It’s an exciting day today to share the goodnews with you about my friend, Elizabeth Gauffreau’s new release GriefSongs: Poems of Love & Remembrance.
About the Book
“Poetry readers willing to walk the road of grief and family connections will find Grief Songs: Poems of Love & Remembrance a psychological treasure trove. It’s a very accessible poetic tribute that brings with it something to hold onto–the memories and foundations of past family joys, large and small.” ~Diane Donovan, Midwest Book Review
“Grief Songs: Poems of Love & Remembrance is a passionate ode to loved ones lost and an intimate portrayal of one family’s shared grief. It holds the key to solace in home photographs and illustrates just how special our singular moments can be. ~Toni Woodruff, Independent Book Review
“A beautiful, personal collection of family photos and poems that express the author’s most inner feelings. Nostalgic and heartfelt, Gauffreau’s poems are written in the Japanese style of tanka, simple, thoughtful, and full of love. Filled with wonderful memories of the past.” ~Kristi Elizabeth, Manhattan Book Review
Grief Songs: Poems of Love and Remembrance is a poetry collection written in Tanka form. After her mother passed away, Elizabeth Gauffreau cleaned up the “forbidden rooms” and found the “hidden photographs.” These are the photographs of the author and her father, mother, and brother George.
Grieving is a personal process that can last for any length of time. The memories of the loved ones could be fleeting or lingering moments, and the emotion of grieving could be of the surface or intensely deep.
In Grief Songs, the photos brought back the intensity of the precious memories to the author. Elizabeth expressed her grief in poetry. She paired the poems with each photo included in this collection.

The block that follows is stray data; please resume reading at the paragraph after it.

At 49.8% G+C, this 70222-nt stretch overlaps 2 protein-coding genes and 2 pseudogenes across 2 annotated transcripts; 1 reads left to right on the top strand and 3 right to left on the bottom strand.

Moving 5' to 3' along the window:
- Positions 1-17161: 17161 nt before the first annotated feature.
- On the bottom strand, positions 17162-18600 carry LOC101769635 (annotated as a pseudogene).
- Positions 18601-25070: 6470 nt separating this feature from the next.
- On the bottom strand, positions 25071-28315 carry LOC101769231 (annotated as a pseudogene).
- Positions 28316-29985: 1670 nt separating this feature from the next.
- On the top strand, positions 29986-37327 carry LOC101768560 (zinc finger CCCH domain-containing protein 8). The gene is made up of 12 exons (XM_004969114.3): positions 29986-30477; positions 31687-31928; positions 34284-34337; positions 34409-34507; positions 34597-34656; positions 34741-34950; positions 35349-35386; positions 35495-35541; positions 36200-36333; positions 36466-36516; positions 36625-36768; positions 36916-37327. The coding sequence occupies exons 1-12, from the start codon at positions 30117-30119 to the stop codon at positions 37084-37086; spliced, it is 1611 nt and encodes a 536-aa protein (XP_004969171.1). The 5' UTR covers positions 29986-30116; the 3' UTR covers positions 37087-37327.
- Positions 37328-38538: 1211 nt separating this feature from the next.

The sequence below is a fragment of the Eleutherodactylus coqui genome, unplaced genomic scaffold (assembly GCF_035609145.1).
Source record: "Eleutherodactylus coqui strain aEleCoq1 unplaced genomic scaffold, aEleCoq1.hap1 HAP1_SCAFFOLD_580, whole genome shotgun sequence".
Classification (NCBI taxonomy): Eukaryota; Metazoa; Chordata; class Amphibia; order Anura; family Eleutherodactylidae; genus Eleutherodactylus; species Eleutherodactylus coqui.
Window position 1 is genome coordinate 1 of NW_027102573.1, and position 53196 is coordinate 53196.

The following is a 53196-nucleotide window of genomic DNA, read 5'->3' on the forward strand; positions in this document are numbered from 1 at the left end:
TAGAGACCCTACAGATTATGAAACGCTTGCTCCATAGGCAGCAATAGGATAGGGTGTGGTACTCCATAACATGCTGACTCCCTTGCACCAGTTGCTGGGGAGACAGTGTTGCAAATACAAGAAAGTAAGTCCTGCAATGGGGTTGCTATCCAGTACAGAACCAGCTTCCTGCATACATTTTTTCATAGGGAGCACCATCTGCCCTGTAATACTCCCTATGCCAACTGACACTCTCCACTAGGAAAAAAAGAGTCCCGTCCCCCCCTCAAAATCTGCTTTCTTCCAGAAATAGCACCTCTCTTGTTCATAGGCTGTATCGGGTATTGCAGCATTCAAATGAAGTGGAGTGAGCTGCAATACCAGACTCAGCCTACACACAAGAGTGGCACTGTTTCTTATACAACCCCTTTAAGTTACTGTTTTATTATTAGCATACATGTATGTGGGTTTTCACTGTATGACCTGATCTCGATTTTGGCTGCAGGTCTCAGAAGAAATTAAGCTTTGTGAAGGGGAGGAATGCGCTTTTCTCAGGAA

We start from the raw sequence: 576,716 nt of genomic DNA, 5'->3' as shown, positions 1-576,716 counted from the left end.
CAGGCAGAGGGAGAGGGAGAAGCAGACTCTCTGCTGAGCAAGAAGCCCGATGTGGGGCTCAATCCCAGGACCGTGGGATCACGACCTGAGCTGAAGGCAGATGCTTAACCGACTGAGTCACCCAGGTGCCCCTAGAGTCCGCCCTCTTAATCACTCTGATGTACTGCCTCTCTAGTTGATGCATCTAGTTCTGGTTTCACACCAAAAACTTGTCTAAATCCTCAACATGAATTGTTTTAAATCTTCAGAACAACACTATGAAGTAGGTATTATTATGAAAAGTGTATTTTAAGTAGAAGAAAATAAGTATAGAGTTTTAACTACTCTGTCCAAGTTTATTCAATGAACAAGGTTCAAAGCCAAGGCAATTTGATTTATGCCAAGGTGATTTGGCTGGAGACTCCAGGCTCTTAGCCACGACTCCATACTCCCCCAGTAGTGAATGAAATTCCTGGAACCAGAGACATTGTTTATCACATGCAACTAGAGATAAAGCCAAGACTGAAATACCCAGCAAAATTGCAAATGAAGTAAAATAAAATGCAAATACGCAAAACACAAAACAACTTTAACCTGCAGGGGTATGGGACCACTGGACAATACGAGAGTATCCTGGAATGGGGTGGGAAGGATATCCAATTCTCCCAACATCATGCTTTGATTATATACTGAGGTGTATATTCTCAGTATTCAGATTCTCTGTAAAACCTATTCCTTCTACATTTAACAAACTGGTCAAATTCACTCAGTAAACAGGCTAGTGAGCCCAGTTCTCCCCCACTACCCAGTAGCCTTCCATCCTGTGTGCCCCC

One poem was about the author’s mother took her and George to the vaccination. Their mother gave the kids a treat of root beer floats for being good for the occasion. By the way, root beer is a soda, not a beer with alcohol! Another fun poem was about a youth group picnic when the author and her brother waited for their dad in the car after the picnic. Apparently, their dad didn’t come right away. They pressed the honk for so long that when their dad finally came back; the battery was dead. I loved the poem and the photo with Elizabeth and George sitting on their father’s lap for reading time as a nightly ritual. The lines were, “Waiting until your father gets home, not a threat but a promise.”
There were poems about Elizabeth as a kid for the first sacrament, confirmation, and baptism. What precious memories as she could see the history from the beginning of her life when father and mother holding her in their arms that led to her present life.
Family time such as clam bake at the beach and the family reunion always flashed back fond memories that ache the heart yet bring smiles on the face. The dying takes away a part of the ones left behind yet leaves them something sweet and long-lasting.
The poetry is a short read, yet the emotion of joy and sorrow lingers long after I put down the book. Highly recommended
Elizabeth Gauffreau writes fiction and poetry with a strong connection to family and place. She holds a B.A. in English from Old Dominion University and an M.A. in English/Fiction Writing from the University of New Hampshire. She is currently the Assistant Dean of Curriculum & Assessment for Champlain College Online, where she is an Associate Professor. Her fiction and poetry have been published in literary magazines and several themed anthologies. Her debut novel, Telling Sonny, was published by Adelaide Books in 2018. Liz lives in Nottingham, New Hampshire with her husband.
The 2021 WordCrafterParanormal Anthology, Where Spirits Linger, was released today – September 20, 2021!
Where Spirits Linger Authorswith Kaye Lynne Booth, editor
“I hope you will stay with us and follow thetour to each blog stop to learn more about the stories within to picque your interest. Of course, I hope you buy the book, but each comment you make along the way earns an entry into a random drawing for a free digital copy of Where Spirits Linger, so you could be our next lucky winner!” – Kayne Lynne Booth
I’m excited to host the tour on Day 2 featuring Roberta Eaton Cheadle’s piece “Listen to Instructions.”
I’ll let Roberta tell you about the process she went through to write her story. Here’s Roberta:
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The Location of “Listen to Instructions”
This year the WordCrafter short story challenge required a story built around a specific place. This was a new idea for me as my stories are usually built around an event or a character. Never before had I tried to write a story that focused primarily on the setting.